Hello readers, Leighton Moss has certainly been sun-kissed in recent days and there is a definite feeling of spring in the air. Our resident woodland birds such as song thrushes, great tits, nuthatches and marsh tits have been in full song, you can listen out for them across the reserve.
First on the agenda are the bitterns. We have observed some encouraging bittern activity, with a couple of bitterns chasing each other across the reedbed. No booming as of yet but it is still early days. Last year saw the booming start in March, so we are all eagerly listening for the tell-tale sound. If you have not heard a bittern boom, check out our interactive screens in the visitor centre, you can listen to the distinctive sound there.
Spring is of course the time to welcome new arrivals to Leighton Moss! The first sand martin of the year was seen on Monday 25 February and we can look forward to more incoming sand martins and swallows over the next few weeks. Monday also saw our first chiffchaff in song down on the Causeway path. This is an excellent place to look for other birds such as bearded tits and reed buntings.
Sand martin. Photo credit: Ben Hall rspb-images.com.
Did you know that male reed buntings have different songs? A single male will have a slightly varied call to a paired male. The paired male will still try his luck at getting more than one mate though!
Causeway Pool has been a hive of activity for the past week. We have two pairs of great crested grebes displaying at the moment and listen out for the trilling calls of the little grebes too. There have been excellent sightings of the otter family from Causeway and Lower hides and both locations are great places to look for snipe. Water rails continue to show well in the right-hand side reed channel of Causeway Hide and also down in the dyke on the way to Tim Jackson Hide and Grisedale Hide.
Great crested grebe courtship. Photo credit: Hazel Rothwell.
In terms of wildfowl, we have had some departures but there is still a good variety at Causeway and on the wider reserve. Look out for wigeon, pintail, teal, shoveler and gadwall. Diving ducks to look for include up to 14 pochard (hopefully we will have some chicks later!) roughly ten goldeneye and a flotilla of tufted duck too.
There are at least three great white egrets still on the reserve, often down by the Tim Jackson and Grisedale Hides. Grisedale Hide is an excellent spot to look for the very active marsh harriers but the Skytower and Lilian’s Hide are prime places too. Other raptors which have been sighted include buzzard, kestrel, sparrowhawk and barn owl. We also had another fly-over from a red kite on Sunday 24 February.
Male marsh harrier. Photo credit: Alan Saunders.
Down at the Saltmarsh Pools there are currently 9 avocet. Currently, the best place to look for them near is near the edges of the pools or roosting with other waders such as the black-tailed godwits. There are also lapwing, oystercatcher, redshank, knot and greenshank to look for. The walk to the hides is also an excellent place to spot smaller birds such as stonechat so do keep your eyes peeled.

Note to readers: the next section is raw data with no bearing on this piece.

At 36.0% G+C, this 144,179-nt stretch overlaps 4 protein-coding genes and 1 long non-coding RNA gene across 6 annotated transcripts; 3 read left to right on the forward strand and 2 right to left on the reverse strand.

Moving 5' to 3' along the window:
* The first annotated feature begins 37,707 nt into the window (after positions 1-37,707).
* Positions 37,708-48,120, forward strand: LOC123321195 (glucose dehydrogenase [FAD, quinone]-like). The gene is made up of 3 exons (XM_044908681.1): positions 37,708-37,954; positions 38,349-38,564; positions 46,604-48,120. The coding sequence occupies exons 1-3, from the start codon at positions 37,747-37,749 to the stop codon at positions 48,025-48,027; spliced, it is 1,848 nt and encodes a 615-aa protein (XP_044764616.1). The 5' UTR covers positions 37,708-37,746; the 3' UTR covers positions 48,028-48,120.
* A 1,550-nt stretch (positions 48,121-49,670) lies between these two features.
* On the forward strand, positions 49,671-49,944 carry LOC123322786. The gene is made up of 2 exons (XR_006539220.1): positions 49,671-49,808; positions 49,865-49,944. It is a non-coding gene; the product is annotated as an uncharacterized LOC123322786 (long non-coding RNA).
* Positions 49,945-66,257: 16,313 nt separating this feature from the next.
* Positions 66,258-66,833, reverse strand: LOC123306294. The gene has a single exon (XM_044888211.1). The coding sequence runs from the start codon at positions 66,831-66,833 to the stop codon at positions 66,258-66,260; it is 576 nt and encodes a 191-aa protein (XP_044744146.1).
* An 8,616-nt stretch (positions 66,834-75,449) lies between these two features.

It is also worth mentioning the excellent habitat improvement work the warden team have completed over the past week. The dyke which you cross when on the way to Tim Jackson Hide and Grisedale Hide has been opened up. This will allow for better fish movement into these new areas as well as providing a new bittern feeding habitat as the fish can swim into the edges of the reeds. Our resident waterfowl are already taking advantage of the open water and do keep a watchful eye on the reed edges, you never know what bird species you may see perched there!
Farewell Leighton Moss
As the sun sets on my internship I can’t help but leave with a paradoxical sense of being heartbroken but also filled with optimism for the future. I have thoroughly loved my time as Visitor Experience Intern and I will miss the team, reserve and visitors dearly. I was nervous starting my internship at Leighton Moss but I think I have done alright looking back! I have learned so much about the fantastic work of the RSPB, the effort needed to run a visitor centre and of course I have learned a lot about our birds and conservation efforts.
I don’t really have a favourite moment as living on a nature reserve is fantastic in itself! Truthfully, the supportive and welcoming team made the internship for me. I will say however, that seeing the Christmas Market do so well and assisting Andy with guided walks have been key highlights. I assisted on the guided walk Birding for Beginners on Sunday 24 February, this was a very fun event with a fantastic group who were keen to learn and ask questions. I would recommend attending an upcoming Birdsong for Beginners if you would like to learn how to distinguish the various warbler calls.
I have loved meeting people from all walks of life in the visitor centre and assisting with Nature Tots. Inspiring young minds has been wonderful. Our conservationists, scientists and birders of the future, I think it’s our job to inspire a love for wildlife in children. How can we expect a child to want to protect something they know nothing about? Or indeed have a link to?
I will leave Leighton Moss with a heavy heart, but I am already planning my return visit to catch up with my friends and mentors and continue to discover the wonderful wildlife this fantastic reserve has to offer.
I will leave you readers with perhaps my top highlight, holding (and releasing) a juvenile male bearded tit! Thank you for reading my blogs and saying hello in the visitor centre. Perhaps I will see you at Leighton Moss in the future!